TALOS THE MUMMY
TALE OF THE MUMMY
The classic mummy film is the original Boris Karloff The Mummy (1932). Throughout the 1940s, the mummy movie was a genre that had been creatively mined by sequels to the Karloff film to the point that its shuffling monster was only a comic threat. Classic Universal films of the 1940s are notedly prosaic. The one thing that the 1990s mummy movie was able to do was to open the mummy movie up The Mummy 99 offered a full flight of Indiana Jones high adventure with the mummy wielding the Biblical Plagues of Moses; while The Eternal offered a haunting vision of an unkillable doppelganger. Talos the Mummy/Tale of a Mummy leaps in with a remarkable arsenal of effects (the film is co-produced by the high profile KNB EFX Group makeup effects company) with images of bandages and paper dragging victims away, wild visions of a skeletal figure formed out of bandages scuttling along a ceiling, and Christopher Lee who also played the title figure in Hammers The Mummy (1959) calcifying to stone and shattering.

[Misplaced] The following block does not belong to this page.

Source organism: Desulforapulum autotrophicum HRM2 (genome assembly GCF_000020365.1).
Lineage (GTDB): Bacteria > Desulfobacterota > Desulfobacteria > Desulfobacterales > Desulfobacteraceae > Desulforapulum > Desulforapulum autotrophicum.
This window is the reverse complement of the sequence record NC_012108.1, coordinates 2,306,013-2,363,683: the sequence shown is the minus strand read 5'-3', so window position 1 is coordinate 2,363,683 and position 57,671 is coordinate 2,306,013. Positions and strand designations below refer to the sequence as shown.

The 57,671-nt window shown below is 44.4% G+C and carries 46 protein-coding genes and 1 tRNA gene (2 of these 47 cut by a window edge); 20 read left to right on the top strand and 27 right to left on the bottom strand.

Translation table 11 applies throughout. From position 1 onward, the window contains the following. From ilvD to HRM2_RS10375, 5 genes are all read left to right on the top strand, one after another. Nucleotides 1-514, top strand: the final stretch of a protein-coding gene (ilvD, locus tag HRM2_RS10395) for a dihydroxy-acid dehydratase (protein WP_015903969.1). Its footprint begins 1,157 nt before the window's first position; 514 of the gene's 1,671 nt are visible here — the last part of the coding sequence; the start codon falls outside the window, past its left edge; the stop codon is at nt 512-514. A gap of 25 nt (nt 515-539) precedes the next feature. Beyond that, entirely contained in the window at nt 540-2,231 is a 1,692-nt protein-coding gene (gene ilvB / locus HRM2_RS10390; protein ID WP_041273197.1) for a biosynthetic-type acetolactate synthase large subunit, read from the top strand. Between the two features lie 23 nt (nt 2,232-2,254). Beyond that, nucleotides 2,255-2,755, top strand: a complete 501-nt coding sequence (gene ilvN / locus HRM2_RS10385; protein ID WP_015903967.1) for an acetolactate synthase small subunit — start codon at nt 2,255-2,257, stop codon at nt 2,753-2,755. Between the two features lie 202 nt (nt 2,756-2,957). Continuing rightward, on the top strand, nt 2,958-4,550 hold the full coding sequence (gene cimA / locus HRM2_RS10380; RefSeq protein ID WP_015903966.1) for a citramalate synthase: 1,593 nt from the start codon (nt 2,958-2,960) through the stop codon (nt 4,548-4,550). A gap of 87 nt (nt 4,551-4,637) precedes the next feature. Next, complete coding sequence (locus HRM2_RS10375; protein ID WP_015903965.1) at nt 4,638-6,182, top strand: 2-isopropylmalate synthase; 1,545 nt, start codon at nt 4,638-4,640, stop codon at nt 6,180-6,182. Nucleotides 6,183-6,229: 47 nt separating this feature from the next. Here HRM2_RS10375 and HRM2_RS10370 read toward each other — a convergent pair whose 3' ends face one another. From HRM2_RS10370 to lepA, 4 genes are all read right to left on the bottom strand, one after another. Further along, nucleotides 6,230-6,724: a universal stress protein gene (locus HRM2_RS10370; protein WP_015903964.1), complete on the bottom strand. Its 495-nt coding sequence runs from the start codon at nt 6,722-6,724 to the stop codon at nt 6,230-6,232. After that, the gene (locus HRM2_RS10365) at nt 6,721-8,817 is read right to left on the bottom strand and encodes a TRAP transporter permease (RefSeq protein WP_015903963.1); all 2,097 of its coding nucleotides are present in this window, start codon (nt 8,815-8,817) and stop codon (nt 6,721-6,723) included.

Unfortunately, in most other ways, Talos the Mummy/Tale of a Mummy is a completely routine mummy movie. Russell Mulcahys script throws in a good deal of claptrap nonsense about psychics and planetary alignments, along with the usual mummy movie cliches about the mummys reincarnated love. It even manages to throw in a brief touch of the millennial apocalypse, while there is a silly twist ending. Moreover, it is not a terribly convincing film. The setting is supposedly London (actually shot in Luxembourg), although it is not a very convincing London the cops act like American cops, shooting guns everywhere. Jason Scott Lee seems badly miscast as an Asian-American cop who for no reasons that are ever explained just turns up on the British police force. There are good performances from Louise Lombard and Lysette Anthony, although Sean Pertwee gives one that is extremely silly and over the top.
Russell Mulcahys other genre films include:- the killer boar film Razorback (1984), Highlander (1986) and Highlander II: The Quickening (1991), the revenge drama Ricochet (1991), the mystical radio superhero adaptation The Shadow (1994), the serial killer thriller Resurrection (1999), the tv mini-series remake of On the Beach (2000), the tv mini-series of Jules Vernes Mysterious Island (2005), the tv mini-series The Curse of King Tuts Tomb (2006), Resident Evil: Extinction (2007) and The Scorpion King: Rise of a Warrior (2008). Mulcahy also wrote/produced the killer shark film Bait (2012).
(Winner for Best Makeup Effects at this sites Best of 1998 Awards).